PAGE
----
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Hanna, M. E.
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The KA24E Engine Test for ILSAC GF-3 Part 1: Engine Design, Operating Conditions and Wear Mechanisms

The Lubrizol Corporation-M. E. Hanna, C. E. Eldredge-LaMarca, S. H. Roby, A. E. Clough
Published 1998-10-19 by SAE International in United States
The Nissan KA24E engine test is designated to replace the Ford Sequence VE engine test as the low temperature valve train wear requirement for ILSAC (International Lubricant Standardization and Approval Committee) GF-3. The KA24E (recently designated the Sequence IV A) represents much of the current world-wide material and design technology while retaining the sliding cam/follower contact found in earlier engine designs. The work presented here is the first of two reports. In this first report, the physical and chemical environment the KA24E engine presents a lubricant is characterized and compared to those of the Sequence VE engine. Valve train materials and wear modes are investigated and described. Although chemical analysis of drain oils indicate the KA24E procedure does not degrade the lubricant to the extent seen in the Sequence VE test, valve train wear appears to proceed in a similar manner in both tests.
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A Copper-Lead Bearing Corrosion Test Replacement

Lubrizol Corp.-S. H. Roby, D. M. Bayus, A. E. Clough, M. E. Hanna
Published 1997-05-01 by SAE International in United States
The Cooperative Lubrication Research (CLR) Oil Test Engine, usually called the L-38, has been used for nearly 25 years to evaluate copper-lead journal bearing protection of gasoline rnotoroils under high-temperature, heavy-duty conditions. The test is sensitive to aggressive surface active additives that may encourage bearing corrosion. The L-38 also provides an estimate of oil durability, assessing the resistance of an oil to the accumulation of acidic by-products of combustion that could attack copper-lead bearings. However, the L-38 engine dynamometer test uses a heavily leaded gasoline that is no longer representative of the commercial fuels available in North America, Europe, or Japan.Rather than discard the L-38, this paper describes work to modify the L-38 procedure to run with unleaded gasoline. A series of tests in the current L-38 and in the unleaded L-38 were run on in-house reference oils representative of current International Lubricant Standardization and Approval Committee (ILSAC) GF-2 quality.In general, the severity of the unleaded L-38 and the standard L-38 is comparable although the unleaded L-38 is somewhat more severe both for bearing weight…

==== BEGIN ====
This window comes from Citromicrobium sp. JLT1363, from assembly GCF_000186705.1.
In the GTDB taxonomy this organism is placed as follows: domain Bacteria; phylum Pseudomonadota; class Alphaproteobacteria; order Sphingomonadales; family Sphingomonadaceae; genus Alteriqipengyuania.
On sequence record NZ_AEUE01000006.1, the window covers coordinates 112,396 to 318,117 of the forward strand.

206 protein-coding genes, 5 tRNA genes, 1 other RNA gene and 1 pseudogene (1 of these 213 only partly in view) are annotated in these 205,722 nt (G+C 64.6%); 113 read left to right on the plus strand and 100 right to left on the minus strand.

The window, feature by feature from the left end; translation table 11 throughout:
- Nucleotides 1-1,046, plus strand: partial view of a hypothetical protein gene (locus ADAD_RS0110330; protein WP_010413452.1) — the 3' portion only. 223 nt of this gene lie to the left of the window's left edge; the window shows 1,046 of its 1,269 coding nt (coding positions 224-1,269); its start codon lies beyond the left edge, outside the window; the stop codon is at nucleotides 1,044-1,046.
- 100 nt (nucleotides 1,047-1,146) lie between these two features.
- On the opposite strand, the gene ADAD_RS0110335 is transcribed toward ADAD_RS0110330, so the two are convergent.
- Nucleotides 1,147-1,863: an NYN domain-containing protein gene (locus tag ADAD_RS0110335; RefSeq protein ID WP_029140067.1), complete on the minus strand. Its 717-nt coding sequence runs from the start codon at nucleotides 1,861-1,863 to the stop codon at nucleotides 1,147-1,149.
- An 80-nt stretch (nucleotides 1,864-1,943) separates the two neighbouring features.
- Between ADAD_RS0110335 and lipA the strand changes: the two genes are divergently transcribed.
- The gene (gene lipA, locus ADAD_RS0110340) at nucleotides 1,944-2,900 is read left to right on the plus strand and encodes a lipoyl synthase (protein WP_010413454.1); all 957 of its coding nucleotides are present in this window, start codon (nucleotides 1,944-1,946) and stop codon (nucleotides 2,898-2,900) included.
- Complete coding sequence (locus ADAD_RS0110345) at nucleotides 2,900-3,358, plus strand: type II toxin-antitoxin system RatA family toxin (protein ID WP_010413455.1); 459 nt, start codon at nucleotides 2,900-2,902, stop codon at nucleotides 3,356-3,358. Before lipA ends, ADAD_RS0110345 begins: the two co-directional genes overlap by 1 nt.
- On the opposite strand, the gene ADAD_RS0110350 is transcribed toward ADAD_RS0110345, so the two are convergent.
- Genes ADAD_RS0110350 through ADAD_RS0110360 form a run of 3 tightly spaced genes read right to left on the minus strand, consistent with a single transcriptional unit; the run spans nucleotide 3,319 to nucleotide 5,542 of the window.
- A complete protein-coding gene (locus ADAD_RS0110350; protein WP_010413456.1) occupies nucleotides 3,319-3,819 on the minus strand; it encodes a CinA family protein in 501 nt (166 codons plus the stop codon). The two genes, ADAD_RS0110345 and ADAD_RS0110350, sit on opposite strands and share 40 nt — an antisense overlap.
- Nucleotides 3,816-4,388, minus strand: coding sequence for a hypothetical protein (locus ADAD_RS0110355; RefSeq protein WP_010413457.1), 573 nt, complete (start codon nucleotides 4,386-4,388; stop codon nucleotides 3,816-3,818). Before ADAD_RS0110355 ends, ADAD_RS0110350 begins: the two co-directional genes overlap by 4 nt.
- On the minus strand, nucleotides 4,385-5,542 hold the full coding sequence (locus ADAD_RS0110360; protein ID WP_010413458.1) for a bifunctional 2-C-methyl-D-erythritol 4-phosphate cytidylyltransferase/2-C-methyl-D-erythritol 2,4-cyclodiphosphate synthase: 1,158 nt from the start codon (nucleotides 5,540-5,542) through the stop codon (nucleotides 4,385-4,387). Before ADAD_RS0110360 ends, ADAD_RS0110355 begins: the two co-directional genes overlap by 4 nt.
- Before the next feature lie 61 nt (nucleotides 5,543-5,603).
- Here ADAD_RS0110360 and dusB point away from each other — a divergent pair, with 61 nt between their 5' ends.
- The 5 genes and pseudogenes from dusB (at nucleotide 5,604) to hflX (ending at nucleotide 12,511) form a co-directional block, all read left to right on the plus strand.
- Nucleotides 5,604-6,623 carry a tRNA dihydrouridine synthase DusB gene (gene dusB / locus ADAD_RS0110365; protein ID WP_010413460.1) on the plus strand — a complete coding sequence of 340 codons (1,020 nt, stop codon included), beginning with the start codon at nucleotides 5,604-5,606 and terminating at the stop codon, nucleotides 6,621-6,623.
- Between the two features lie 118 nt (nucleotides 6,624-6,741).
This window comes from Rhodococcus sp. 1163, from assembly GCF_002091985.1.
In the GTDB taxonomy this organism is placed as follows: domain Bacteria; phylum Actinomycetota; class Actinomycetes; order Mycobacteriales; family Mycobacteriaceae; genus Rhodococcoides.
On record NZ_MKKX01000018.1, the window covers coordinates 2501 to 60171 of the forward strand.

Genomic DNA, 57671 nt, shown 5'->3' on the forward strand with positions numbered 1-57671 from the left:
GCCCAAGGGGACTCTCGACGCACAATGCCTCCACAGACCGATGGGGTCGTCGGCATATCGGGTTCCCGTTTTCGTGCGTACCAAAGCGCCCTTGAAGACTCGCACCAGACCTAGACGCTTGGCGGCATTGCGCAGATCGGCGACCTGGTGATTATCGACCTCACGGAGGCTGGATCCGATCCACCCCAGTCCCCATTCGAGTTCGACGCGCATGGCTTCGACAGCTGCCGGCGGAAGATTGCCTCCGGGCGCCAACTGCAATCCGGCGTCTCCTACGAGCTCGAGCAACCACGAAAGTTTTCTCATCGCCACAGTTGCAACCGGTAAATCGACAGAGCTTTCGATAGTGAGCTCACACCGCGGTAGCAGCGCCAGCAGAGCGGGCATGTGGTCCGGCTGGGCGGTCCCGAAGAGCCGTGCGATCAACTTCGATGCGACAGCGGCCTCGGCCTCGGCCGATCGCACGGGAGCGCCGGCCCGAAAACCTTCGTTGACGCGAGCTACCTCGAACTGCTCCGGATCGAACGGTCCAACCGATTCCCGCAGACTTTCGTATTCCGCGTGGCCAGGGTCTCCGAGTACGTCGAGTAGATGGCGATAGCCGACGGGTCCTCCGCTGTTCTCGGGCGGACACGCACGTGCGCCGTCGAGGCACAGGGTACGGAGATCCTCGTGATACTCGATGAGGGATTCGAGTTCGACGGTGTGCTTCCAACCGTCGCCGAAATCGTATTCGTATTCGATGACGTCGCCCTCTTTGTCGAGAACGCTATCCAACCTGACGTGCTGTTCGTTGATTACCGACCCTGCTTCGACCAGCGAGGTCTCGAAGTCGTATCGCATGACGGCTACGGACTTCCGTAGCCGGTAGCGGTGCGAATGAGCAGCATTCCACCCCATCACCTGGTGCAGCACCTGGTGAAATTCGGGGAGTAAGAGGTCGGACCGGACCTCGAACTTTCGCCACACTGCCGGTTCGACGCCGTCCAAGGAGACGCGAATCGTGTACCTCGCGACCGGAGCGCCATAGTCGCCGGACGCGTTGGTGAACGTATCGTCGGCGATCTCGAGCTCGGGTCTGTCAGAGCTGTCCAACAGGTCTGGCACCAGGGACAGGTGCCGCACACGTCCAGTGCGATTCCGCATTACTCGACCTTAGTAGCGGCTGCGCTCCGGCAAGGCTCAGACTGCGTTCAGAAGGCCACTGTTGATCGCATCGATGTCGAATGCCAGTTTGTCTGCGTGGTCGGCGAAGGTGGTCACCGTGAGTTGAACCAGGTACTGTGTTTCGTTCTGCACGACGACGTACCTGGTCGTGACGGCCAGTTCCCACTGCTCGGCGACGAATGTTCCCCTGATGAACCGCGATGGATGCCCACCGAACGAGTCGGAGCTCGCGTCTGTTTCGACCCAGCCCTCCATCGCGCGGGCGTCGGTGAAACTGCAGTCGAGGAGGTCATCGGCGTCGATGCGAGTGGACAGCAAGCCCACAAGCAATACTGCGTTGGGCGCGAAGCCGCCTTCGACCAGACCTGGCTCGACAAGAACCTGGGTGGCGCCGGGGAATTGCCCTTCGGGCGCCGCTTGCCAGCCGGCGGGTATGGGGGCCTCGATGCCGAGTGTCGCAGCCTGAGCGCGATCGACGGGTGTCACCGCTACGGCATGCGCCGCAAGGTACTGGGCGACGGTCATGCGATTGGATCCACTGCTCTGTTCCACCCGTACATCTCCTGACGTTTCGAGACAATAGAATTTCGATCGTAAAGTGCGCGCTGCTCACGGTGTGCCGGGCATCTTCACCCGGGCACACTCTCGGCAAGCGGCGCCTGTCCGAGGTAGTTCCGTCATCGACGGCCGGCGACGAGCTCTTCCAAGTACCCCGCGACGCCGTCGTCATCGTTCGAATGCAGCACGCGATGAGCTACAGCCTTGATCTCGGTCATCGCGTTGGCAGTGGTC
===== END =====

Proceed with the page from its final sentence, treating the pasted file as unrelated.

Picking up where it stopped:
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Zinc Dialkyldithiophosphate-Dispersant Interactions: Effects on Solution Behavior and Wear

The Lubrizol Corp.-M. J. Kulp, D. T. Gundic, M. E. Hanna, L. E. Fabian
Published 1992-10-01 by SAE International in United States
Interactions between a Zinc dialkyldithiophosphate (ZDP) and three different commercially available succinimide dispersants were observed through changes in solutions behavior, as determined by viscometry and Fourier Transform Infrared spectroscopy (FTIR), and four-ball tests.The viscometric response observed for two component blends of ZDP and succinimide dispersant in white oil changed as a function of the molar Zn to N ratio, indicative of specific interactions. The break in the viscometric response curve occurred at Zn:N=0.13 for all three succinimide dispersants. FTIR spectra of the same ZDP-dispersant blends were examined and similar Zn:N dependencies were observed.Four-ball tests measuring wear scar diameter, seizure load and weld load showed a dependence on the Zn to N ratio similar to that observed by viscometry. At very low Zn to N ratios wear and seizure load were decreased, while at higher ratios the seizure and weld loads were increased over that for ZDP alone. These studies show that either ZDP-dispersant complexation and/or competition between the ZDP and the dispersant for the metal surface affects wear as measured by the four-ball test.
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